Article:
But first, Fong had to meet with South Point owner Michael Gaughan, a casino mogul who owns and operates several properties throughout Las Vegas. “Mr. Gaughan, I want to thank you,” Fong said. “From my family to yours.”
Turns out Gaughan was no stranger to the Fong family. “What do you mean?” Gaughan asked. Fong explained that his father ran one of the travel agencies that brought groups from Hawai‘i to Las Vegas more than 50 years ago. Among the hotels the agency worked with was the Gold Coast Hotel & Casino, which Gaughan built and operated before merging his Coast Casinos brand with Boyd Gaming in 2004.
“Who’s your father?” Gaughan asked.
“Herman Fong,” he replied.
“Herman was your father?” Gaughan asked before shaking Fong’s hand. “You got the job.”
“That was it,” Fong laughs. “With a firm handshake, he said, ‘You’re in.’ It was very old school.”
Having brought several of his employees over from the shuttered Island Sushi & Grill location at the Plaza, Fong reports that nearly half of the staff at Zenshin Asian Restaurant are from Hawai‘i—in fact, they cover all four major islands. “We call them our ‘ohana,” Danial says.
After all, the restaurants are a family endeavor. Besides Danial—who sounds like he could have grown up in Hawai‘i, probably from his years talking story with the clientele at Island Sushi—Fong’s older sister, Radine, is also in on the family business. She managed the kitchen at Island Sushi’s Plaza location before it closed down and subsequently moved over to the Eastern Avenue location, where she still works today. Fong’s daughter, Stefani, worked as a baker, server and then as a manager at the Plaza location and later the restaurant’s flagship before moving on to find her own way. “I’ve come and gone, too,” Danial says, “But now I’m back for good. It’s home.”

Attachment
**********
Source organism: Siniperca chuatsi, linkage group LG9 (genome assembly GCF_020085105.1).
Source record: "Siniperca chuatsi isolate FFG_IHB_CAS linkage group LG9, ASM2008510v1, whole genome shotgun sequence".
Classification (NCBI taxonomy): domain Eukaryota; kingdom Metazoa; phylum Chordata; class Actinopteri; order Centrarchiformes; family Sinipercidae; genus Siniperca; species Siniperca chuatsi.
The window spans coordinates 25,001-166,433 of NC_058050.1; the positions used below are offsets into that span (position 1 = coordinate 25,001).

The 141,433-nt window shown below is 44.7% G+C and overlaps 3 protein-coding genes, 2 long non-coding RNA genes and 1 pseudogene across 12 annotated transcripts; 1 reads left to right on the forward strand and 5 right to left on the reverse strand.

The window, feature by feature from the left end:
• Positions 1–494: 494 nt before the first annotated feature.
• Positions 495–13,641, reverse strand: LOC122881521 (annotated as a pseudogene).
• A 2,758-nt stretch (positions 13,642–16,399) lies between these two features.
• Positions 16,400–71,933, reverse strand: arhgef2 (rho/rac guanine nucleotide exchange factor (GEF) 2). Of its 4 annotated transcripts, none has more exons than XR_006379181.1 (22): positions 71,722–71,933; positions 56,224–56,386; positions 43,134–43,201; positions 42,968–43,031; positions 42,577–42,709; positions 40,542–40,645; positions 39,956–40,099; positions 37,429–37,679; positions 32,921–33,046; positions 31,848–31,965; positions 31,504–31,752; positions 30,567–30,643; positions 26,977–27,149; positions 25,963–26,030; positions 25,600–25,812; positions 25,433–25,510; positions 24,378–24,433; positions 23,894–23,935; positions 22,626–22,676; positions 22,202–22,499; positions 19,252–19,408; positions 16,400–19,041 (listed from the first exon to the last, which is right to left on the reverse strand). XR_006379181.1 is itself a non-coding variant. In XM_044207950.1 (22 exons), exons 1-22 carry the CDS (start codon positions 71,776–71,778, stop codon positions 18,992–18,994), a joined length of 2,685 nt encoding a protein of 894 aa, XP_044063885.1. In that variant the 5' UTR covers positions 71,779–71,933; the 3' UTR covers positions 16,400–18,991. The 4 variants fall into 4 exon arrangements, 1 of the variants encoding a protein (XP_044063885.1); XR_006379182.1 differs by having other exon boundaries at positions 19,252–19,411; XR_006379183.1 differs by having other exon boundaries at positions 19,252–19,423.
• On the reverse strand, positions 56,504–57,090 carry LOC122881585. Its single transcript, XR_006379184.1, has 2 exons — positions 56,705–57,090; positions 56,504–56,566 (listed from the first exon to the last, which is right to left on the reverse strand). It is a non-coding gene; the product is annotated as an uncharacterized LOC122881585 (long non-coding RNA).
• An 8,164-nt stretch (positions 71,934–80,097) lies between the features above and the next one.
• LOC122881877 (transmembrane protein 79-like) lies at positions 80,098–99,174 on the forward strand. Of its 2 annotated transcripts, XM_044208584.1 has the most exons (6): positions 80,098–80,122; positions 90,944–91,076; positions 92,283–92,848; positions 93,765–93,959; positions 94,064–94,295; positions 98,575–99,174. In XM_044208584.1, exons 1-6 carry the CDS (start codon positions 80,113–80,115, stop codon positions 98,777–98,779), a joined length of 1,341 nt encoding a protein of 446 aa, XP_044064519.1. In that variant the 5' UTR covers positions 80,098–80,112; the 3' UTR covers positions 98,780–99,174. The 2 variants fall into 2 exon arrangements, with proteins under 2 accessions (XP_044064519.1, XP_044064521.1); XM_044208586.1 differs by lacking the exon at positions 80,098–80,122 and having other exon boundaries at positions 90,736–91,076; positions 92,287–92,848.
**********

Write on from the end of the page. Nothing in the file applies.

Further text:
Rolling over the concept from Island Sushi, Zenshin features Japanese fusion cuisine with influences from Chinese and other Asian cuisines. The centerpiece in the restaurant’s casual yet elegant setting is a large sushi bar and full liquor bar that seats up to 25 people. Large, comfortable booths and a few smaller tables round out the restaurant’s main dining area. To the right, a secluded private dining room seats 15 at a large granite table suitable for meetings and wine dinners alike. An adjacent room on the left seats up to 100 for events, parties and banquets.
Sushi is a mainstay—if it ain’t broke, don’t fix it—but the menu also includes ramen, hibachi salmon, braised beef short rib and trendy items like sushi burritos. Zenshin’s twice-daily happy hour draws quite the following, and both Zenshin and Island Sushi & Grill are known for their oxtail soup, a Hawai‘i staple.
The ramen and poke craze that’s been growing like wildfire on the mainland hasn’t found quite the same footing in Vegas that it has in places like Los Angeles, but Fong is optimistic. While many of the poke ventures that have opened in Vegas over the last few years are already closing shop, Zenshin and Island Sushi show no signs of slowing down.
The city is growing at light speed, especially with an NFL team, professional hockey team and potentially a professional soccer team in the pipeline. The U.S. Census Bureau predicts that Nevada’s population will double in size by 2030, and with basketball season coming in August, bringing hordes of visitors to the South Point from Hawai‘i and Southern California, Zenshin Asian Restaurant is sure to reach even more of its target demographic.
Now 56 with two granddaughters occupying his time, Fong is eventually looking to pass the torch to Danial and Zenshin Corporate Chef Yoji Shimonishi. “I worked a lot as a single parent,” Fong says. “I had to get a nanny to help out with my son and daughter. So now I want to try to be there not only for them but for their kids.”
But he won’t be relinquishing his title for several years. “And it won’t stop me from trying to launch other projects,” Fong says. Sounds like Hawai‘i transplants have something to look forward to.